Maternal undernutrition from early- to mid-gestation leads to growth retardation, cardiac ventricular hypertrophy, and increased liver weight in the fetal sheep

Kimberly A. Vonnahme, Bret W. Hess, Thomas R. Hansen, Richard J. McCormick, Daniel C. Rule, Gary E. Moss, William J. Murdoch, Mark J. Nijland, Donal C. Skinner, Peter W. Nathanielsz, Stephen P. Ford

Research output: Contribution to journalArticlepeer-review

171 Scopus citations

Abstract

Early gestation is critical for placentomal growth, differentiation, and vascularization, as well as fetal organogenesis. The fetal origins of adult disease hypothesis proposes that alterations in fetal nutrition and endocrine status result in developmental adaptations that permanently change structure, physiology, and metabolism, thereby predisposing individuals to cardiovascular, metabolic, and endocrine disease in adult life. Multiparous ewes were fed to 50% (nutrient restricted) or 100% (control fed) of total digestible nutrients from Days 28 to 78 of gestation. All ewes were weighed weekly and diets adjusted for individual weight loss or gain. Ewes were killed on Day 78 of gestation and gravid uteri recovered. Fetal body and organ weights were determined, and numbers, morphologies, diameters, and weights of all placentomes were obtained. From Day 28 to Day 78, restricted ewes lost 7.4% of body weight, while control ewes gained 7.5%. Maternal and fetal blood glucose concentrations were reduced in restricted versus control pregnancies. Fetuses were markedly smaller in the restricted group than in the control group. Further, restricted fetuses exhibited greater rightand left-ventricular and liver weights per unit fetal weight than control fetuses. No treatment differences were observed in any gross placentomal measurement. However, caruncular vascularity was enhanced in conceptuses from nutrient-restricted ewes but only in twin pregnancies. While these alterations in fetal/placental development may be beneficial to early fetal survival in the face of a nutrient restriction, their effects later in gestation as well as in postnatal life need further investigation.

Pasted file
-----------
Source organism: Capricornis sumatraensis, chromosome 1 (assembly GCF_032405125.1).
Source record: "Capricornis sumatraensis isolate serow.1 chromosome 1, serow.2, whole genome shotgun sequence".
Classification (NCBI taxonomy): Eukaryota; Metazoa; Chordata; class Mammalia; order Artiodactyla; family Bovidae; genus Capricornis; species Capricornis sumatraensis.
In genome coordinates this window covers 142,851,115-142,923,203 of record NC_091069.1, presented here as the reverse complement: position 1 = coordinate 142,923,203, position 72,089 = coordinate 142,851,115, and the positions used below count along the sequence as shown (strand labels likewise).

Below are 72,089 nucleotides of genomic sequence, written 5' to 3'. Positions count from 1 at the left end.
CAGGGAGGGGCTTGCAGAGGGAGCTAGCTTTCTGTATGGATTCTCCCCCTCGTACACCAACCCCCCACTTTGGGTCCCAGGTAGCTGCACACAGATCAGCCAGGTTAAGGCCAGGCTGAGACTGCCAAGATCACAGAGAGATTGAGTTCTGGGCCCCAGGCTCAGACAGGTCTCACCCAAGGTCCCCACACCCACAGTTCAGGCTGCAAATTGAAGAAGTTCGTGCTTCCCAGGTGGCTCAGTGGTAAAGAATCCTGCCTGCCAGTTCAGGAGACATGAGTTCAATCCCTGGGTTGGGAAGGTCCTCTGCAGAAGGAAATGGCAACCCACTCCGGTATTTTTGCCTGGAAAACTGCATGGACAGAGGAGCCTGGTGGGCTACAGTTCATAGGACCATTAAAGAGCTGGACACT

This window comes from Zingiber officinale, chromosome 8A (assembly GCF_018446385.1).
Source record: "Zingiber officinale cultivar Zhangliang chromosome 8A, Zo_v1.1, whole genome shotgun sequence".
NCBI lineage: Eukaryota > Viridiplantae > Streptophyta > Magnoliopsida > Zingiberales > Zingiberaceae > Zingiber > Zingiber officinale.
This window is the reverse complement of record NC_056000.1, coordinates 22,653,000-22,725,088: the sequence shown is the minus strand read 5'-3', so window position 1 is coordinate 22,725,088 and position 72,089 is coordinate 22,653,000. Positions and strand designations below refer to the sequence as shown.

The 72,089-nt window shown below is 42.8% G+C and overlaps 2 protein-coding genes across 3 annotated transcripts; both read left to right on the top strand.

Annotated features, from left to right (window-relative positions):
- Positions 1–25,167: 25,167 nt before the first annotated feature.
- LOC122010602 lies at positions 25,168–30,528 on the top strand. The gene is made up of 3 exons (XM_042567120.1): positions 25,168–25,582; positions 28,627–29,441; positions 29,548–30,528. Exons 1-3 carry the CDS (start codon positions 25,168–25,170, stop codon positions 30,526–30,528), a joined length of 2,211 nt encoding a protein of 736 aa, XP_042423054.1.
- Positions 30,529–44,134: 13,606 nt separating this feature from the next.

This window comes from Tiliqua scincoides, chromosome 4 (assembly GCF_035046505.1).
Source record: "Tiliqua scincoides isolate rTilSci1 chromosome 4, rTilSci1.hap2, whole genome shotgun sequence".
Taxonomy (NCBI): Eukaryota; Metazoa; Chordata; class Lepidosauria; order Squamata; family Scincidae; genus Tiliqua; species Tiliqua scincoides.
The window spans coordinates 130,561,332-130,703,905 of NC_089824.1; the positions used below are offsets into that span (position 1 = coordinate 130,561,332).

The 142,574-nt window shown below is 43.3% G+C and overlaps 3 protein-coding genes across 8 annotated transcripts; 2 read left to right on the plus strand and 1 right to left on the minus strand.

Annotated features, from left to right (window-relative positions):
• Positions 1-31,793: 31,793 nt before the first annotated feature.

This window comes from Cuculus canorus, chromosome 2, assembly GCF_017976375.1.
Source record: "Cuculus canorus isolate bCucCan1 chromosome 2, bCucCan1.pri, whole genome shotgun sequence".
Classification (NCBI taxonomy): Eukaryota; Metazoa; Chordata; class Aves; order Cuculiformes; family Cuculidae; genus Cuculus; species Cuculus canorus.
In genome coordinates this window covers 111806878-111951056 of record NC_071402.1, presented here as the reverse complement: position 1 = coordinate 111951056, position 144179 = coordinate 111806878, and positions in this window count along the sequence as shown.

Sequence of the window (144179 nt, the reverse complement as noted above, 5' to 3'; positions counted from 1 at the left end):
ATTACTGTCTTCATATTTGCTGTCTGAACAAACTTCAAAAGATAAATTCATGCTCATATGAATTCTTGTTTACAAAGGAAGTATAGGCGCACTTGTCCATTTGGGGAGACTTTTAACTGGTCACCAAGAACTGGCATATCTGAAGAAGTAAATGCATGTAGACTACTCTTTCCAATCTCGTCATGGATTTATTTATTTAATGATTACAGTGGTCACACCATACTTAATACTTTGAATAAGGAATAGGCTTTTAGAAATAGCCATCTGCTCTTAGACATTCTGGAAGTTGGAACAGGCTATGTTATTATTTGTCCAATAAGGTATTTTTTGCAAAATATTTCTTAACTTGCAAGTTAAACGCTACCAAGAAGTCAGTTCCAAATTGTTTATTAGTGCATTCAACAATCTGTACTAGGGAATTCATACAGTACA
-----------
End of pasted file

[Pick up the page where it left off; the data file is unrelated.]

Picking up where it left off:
Original languageEnglish (US)
Pages (from-to)133-140
Number of pages8
JournalBiology of reproduction
Volume69
Issue number1
DOIs
StatePublished - Jul 1 2003

Keywords

  • Conceptus
  • Placenta
  • Placental transport
  • Pregnancy
  • Uterus

ASJC Scopus subject areas

  • Reproductive Medicine
  • Cell Biology

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